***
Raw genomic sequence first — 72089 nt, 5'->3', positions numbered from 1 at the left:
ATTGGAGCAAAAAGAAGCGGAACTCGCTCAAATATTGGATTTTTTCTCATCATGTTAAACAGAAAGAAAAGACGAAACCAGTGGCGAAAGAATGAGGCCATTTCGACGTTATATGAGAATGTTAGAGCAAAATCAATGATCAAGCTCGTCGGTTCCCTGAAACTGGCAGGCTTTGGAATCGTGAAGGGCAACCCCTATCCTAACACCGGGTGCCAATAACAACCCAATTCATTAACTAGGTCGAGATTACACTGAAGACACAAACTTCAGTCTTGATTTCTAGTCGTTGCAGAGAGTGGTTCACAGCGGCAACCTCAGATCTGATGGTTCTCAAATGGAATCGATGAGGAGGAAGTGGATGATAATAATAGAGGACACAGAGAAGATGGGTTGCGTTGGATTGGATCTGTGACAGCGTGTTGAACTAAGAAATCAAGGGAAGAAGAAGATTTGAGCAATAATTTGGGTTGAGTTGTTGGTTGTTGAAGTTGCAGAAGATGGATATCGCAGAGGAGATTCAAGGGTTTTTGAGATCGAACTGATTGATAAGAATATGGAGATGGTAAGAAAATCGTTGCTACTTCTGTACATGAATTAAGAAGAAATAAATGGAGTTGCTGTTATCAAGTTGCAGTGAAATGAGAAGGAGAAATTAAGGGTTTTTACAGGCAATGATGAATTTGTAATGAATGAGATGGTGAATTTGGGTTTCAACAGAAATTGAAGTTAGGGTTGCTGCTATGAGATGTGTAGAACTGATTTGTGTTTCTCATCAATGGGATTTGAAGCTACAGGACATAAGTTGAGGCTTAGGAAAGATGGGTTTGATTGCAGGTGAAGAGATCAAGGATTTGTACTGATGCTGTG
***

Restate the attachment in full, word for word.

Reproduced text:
Raw genomic sequence first — 72089 nt, 5'->3', positions numbered from 1 at the left:
ATTGGAGCAAAAAGAAGCGGAACTCGCTCAAATATTGGATTTTTTCTCATCATGTTAAACAGAAAGAAAAGACGAAACCAGTGGCGAAAGAATGAGGCCATTTCGACGTTATATGAGAATGTTAGAGCAAAATCAATGATCAAGCTCGTCGGTTCCCTGAAACTGGCAGGCTTTGGAATCGTGAAGGGCAACCCCTATCCTAACACCGGGTGCCAATAACAACCCAATTCATTAACTAGGTCGAGATTACACTGAAGACACAAACTTCAGTCTTGATTTCTAGTCGTTGCAGAGAGTGGTTCACAGCGGCAACCTCAGATCTGATGGTTCTCAAATGGAATCGATGAGGAGGAAGTGGATGATAATAATAGAGGACACAGAGAAGATGGGTTGCGTTGGATTGGATCTGTGACAGCGTGTTGAACTAAGAAATCAAGGGAAGAAGAAGATTTGAGCAATAATTTGGGTTGAGTTGTTGGTTGTTGAAGTTGCAGAAGATGGATATCGCAGAGGAGATTCAAGGGTTTTTGAGATCGAACTGATTGATAAGAATATGGAGATGGTAAGAAAATCGTTGCTACTTCTGTACATGAATTAAGAAGAAATAAATGGAGTTGCTGTTATCAAGTTGCAGTGAAATGAGAAGGAGAAATTAAGGGTTTTTACAGGCAATGATGAATTTGTAATGAATGAGATGGTGAATTTGGGTTTCAACAGAAATTGAAGTTAGGGTTGCTGCTATGAGATGTGTAGAACTGATTTGTGTTTCTCATCAATGGGATTTGAAGCTACAGGACATAAGTTGAGGCTTAGGAAAGATGGGTTTGATTGCAGGTGAAGAGATCAAGGATTTGTACTGATGCTGTG